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I am worried about the lack of insects in my garden. I have four lavender plants in flower and have only seen two bees on them when years back they would have been alive with buzzing noises. I live near agricultural land and I am wondering if they have been heavily sprayed. I don't use any harmful sprays and try to garden organically. 😒

I've noticed a considerable lack of bees this year, I have lots of plants which are usually buzzing and moving due to the amount of bee activity.  I read an article a few weeks ago and it said that there is widespread spraying of plants being sold at garden centres and supermarkets, all very worrying really.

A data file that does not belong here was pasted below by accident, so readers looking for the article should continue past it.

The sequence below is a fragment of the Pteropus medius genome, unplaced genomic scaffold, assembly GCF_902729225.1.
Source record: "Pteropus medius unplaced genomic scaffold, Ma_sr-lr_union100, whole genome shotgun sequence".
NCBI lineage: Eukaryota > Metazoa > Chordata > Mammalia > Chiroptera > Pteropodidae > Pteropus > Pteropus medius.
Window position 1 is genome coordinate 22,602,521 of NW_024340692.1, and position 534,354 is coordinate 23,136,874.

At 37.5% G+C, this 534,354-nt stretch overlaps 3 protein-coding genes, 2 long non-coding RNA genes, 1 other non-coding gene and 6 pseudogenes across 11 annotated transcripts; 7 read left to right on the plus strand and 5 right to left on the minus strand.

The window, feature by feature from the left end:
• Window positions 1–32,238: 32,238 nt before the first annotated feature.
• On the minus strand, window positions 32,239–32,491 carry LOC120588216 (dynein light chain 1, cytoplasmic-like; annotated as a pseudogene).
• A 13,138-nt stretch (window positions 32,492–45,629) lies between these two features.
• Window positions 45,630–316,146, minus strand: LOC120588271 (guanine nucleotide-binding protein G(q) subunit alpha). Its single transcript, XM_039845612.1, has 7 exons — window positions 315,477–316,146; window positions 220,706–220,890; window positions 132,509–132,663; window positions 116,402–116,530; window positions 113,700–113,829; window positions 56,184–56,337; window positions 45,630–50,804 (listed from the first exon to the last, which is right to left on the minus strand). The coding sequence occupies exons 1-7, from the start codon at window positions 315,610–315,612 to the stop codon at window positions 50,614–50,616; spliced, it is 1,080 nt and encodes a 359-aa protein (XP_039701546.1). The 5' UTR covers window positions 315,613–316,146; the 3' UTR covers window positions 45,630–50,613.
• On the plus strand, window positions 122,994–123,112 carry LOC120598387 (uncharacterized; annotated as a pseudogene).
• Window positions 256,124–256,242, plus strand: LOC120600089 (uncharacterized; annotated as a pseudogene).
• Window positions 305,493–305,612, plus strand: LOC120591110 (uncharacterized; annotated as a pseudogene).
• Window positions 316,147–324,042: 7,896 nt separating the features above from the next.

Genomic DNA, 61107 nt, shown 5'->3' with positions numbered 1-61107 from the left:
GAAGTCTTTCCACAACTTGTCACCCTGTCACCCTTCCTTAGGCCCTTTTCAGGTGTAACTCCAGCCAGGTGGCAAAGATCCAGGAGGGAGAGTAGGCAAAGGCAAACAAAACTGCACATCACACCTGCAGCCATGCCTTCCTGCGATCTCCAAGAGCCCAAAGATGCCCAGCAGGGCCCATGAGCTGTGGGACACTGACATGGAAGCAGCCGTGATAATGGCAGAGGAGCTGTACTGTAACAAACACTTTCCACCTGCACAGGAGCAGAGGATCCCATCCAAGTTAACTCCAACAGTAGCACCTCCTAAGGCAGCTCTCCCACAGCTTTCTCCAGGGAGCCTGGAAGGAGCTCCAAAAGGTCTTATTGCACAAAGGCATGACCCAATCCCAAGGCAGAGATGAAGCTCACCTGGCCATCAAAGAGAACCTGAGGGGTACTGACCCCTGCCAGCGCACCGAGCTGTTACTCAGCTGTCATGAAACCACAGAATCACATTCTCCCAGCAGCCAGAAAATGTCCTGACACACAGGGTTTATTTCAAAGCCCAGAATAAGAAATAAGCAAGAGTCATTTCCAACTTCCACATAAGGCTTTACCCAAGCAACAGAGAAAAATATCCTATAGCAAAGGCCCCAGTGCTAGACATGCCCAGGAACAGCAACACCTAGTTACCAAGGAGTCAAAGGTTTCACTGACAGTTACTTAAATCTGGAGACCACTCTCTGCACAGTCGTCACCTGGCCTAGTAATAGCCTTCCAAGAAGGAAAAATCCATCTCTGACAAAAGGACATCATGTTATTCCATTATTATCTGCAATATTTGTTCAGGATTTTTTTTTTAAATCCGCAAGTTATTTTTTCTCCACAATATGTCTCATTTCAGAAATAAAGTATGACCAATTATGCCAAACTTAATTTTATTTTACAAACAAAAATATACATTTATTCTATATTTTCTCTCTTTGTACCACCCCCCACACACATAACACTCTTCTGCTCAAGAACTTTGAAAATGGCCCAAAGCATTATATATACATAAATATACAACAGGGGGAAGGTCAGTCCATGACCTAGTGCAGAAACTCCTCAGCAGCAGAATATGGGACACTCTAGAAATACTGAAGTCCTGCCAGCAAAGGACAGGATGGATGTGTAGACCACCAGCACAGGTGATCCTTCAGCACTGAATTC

To mitigate the damage done locally, try a nectar bar for insects,  single flowers with lots of nectar, a variety from Spring to Autumn, and most important , habitats for those insects to hibernate, bug houses etc. Try not to be too tidy.


I've got a patch of veronicastrum and agastache - the flowers are dripping with bees all day long


Wild marjoram is good too. If you can't get hold of it, get cultivated marjoram or oregano and let it go to seed then Bob'syeruncle.



And in late summer ... sedums, especially Sedum Spectabile ......... never fails to attract insects of all sorts 

Victoria Sponge

How alarming, I would be most concerned especially as you garden in a wildlife friendly way...

You could try getting in touch with your local bee-keepers association with regards the farmers spraying. I recently got to meet the Newcastle and Tyne and Wear beekeepers associations and I'm sure they had an initiative with local farmers where the spraying was done at night or else beekeepers were warned in advance so the honeybees could be kept inside.